We learned early last week that a group of Chinese hackers exploited a vulnerability in Microsoft’s cloud email service to gain access to the cloud-based email accounts at 25 organizations.
The attackers primarily targeted West European organizations, but there were also reports in the mainstream press that U.S. government agencies such as the Commerce and State departments were hacked.
An investigation by Microsoft determined that this group – coined Storm-0558 – forged authentication tokens to compromise the email accounts, most likely to gain access to data residing in those systems for espionage purposes.
Cyberattacks are happening all time and every day, but nation-state attacks are a different beast – not only because of their implications for national security, but also because they are typically very difficult to detect. These threat groups are highly selective in their targeting, compared to most cybercriminals who operate opportunistically, are incredibly sophisticated in their attack techniques, and have substantial funding to carry out their operations.
The attack by Storm-0558 wasn’t a “smash and grab” scenario more typical of high-volume/low-yield spam and credential phishing attacks – it was an advanced and strategically-executed attack. Nation-state attackers have the resources and skills to break into accounts, and they can also go undetected once inside. In this attack, the Storm-0558 attackers were lurking within government email accounts, with access to the data in those accounts, for as long as a month before targeted agencies noticed anomalous mail activity.
What can we learn from this incident?
Although this particular incident was targeted at the U.S. government, there are important lessons that any organization can take away from this when it comes to mitigating advanced email compromise attacks.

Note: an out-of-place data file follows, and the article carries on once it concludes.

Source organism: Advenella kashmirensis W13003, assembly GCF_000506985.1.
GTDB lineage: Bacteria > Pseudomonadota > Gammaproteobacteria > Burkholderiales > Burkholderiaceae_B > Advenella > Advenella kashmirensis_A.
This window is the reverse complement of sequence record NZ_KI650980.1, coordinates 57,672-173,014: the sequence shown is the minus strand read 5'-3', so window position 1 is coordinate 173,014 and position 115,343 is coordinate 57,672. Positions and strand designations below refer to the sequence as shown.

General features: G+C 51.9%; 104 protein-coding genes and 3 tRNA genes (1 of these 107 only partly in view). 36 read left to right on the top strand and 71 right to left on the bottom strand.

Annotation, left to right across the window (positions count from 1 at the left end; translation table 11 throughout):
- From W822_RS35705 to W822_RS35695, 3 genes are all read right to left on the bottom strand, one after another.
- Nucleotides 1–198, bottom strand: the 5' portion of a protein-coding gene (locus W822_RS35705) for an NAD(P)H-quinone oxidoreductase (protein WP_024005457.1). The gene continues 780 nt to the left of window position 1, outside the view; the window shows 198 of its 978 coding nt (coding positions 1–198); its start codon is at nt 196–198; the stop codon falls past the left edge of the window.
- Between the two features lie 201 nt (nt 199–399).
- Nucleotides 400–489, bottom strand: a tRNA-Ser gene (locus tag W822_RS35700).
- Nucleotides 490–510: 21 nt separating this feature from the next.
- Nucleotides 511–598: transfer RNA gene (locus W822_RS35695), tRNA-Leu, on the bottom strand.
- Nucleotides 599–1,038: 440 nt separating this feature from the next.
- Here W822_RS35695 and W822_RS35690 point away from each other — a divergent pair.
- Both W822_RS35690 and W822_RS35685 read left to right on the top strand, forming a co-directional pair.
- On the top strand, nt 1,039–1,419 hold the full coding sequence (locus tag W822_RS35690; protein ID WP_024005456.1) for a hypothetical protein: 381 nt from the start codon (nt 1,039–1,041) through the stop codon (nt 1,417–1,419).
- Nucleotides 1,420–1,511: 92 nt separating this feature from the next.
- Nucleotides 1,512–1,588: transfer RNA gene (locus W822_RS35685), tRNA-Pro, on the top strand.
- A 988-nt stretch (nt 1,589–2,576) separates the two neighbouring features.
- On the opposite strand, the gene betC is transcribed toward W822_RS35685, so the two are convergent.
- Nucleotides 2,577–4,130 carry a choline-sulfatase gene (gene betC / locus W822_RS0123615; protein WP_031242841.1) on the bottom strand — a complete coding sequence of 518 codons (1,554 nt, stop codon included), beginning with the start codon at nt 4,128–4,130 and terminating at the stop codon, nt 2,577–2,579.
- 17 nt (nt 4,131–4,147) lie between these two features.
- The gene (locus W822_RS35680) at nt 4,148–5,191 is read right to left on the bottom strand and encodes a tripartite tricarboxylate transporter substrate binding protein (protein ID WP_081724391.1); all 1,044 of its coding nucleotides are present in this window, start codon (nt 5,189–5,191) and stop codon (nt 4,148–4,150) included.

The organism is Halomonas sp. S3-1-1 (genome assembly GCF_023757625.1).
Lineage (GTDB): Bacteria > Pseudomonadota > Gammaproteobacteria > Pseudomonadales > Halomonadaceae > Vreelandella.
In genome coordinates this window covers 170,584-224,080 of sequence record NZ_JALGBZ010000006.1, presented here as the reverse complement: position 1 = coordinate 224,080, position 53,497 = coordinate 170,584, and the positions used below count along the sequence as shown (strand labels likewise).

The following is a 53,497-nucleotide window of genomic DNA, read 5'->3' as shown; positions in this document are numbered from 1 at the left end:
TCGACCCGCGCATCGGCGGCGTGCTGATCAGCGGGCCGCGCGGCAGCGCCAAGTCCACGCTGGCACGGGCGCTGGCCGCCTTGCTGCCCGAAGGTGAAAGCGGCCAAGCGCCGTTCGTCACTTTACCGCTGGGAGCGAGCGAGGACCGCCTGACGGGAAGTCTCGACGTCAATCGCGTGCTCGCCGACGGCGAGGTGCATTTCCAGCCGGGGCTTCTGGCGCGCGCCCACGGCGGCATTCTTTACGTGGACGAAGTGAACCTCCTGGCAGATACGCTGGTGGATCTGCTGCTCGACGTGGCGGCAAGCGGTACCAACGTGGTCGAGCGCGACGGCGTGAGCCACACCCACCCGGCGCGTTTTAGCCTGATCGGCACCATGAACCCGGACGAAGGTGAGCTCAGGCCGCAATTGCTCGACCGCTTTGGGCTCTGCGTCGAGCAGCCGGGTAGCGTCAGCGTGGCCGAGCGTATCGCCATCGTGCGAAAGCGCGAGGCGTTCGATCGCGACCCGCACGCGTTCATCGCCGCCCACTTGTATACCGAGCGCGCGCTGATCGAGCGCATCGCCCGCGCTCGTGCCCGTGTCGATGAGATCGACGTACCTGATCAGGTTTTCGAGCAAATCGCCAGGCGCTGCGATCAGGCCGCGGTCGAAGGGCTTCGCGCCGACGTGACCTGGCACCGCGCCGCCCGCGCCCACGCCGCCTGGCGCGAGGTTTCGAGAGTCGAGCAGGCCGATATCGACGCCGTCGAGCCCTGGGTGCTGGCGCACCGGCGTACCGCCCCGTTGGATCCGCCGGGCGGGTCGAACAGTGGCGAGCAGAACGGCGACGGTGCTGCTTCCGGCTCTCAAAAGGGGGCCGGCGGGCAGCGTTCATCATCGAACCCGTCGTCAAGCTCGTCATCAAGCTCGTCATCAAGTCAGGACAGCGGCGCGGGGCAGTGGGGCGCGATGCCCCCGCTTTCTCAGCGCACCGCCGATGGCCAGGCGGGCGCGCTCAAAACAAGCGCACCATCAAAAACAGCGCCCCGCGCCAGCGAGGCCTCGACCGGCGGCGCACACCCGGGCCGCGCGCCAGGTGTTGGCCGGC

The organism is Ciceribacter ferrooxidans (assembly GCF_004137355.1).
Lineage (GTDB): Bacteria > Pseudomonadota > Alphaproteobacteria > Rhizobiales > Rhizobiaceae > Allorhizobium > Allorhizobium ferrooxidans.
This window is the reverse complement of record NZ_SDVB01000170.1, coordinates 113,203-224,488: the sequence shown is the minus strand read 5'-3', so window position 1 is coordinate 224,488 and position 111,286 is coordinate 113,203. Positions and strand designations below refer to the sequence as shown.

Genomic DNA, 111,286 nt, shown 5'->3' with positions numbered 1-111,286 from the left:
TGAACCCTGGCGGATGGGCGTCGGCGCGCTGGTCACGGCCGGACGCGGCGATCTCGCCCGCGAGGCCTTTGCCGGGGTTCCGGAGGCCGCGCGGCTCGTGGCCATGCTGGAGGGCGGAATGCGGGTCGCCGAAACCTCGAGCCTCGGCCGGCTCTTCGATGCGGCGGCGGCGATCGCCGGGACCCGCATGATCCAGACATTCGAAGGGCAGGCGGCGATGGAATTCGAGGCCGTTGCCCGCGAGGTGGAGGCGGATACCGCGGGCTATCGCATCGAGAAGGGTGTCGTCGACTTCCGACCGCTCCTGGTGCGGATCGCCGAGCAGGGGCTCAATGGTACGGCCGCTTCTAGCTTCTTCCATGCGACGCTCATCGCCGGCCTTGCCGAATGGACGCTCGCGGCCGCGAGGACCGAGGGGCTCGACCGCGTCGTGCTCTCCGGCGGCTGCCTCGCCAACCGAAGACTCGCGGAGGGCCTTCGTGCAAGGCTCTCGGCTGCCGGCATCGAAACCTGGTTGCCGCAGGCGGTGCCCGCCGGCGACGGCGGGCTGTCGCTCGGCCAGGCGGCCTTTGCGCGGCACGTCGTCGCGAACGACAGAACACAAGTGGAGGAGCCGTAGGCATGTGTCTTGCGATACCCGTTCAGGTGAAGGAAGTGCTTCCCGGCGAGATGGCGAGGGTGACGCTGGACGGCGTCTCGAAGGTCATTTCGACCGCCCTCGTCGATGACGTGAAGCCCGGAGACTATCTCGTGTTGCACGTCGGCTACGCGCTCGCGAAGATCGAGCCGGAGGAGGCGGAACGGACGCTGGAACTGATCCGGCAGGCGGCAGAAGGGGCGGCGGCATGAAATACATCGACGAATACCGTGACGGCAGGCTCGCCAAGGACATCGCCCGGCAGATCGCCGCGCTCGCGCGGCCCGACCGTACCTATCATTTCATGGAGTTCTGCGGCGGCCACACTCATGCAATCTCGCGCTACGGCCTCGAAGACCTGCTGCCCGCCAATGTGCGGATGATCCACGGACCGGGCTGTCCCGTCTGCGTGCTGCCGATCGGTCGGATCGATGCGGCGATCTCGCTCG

In the case of the Storm-0558 attack, the threat actors accessed target accounts by exploiting a vulnerability they found in the authentication process. Because every attack is different, security teams may not know of an undiscovered or undisclosed vulnerability that could lead to an account takeover.
Remaining a step ahead and ensuring the best means of protection requires a layered security approach. Start by diligently exercising foundational security measures, including multi-factor authentication to ensure airtight email account access. From there, continue building up defenses with a strong vulnerability and application security program.
But while these steps can prevent initial infiltration, it’s important to consider a means of detection in the instance that an attacker does manage to gain access to an account. Today’s cybercriminals are only getting savvier and it’s much more likely than not that you will experience a compromised account at some point.
Security teams should consider behavior-based anomaly detection that leverages artificial intelligence, especially when focused on the identity and behavior of the account holder. Organizations should not have to rely on human detection to catch suspicious activity — cybercriminals have gotten too good at flying under the radar. Detection needs to happen in seconds, especially in organizations with high-value intelligence like the federal government.
Advanced email attacks – whether by sophisticated nation-state operations seeking high-value national intelligence, or by petty criminals after a simple money grab – are only continuing to increase, and organizations need to harden their defenses accordingly. By layering security protections with an emphasis on detection and remediation, security teams can put themselves in the best position to defend against today’s threat landscape.
Mike Britton, chief information security officer, Abnormal Security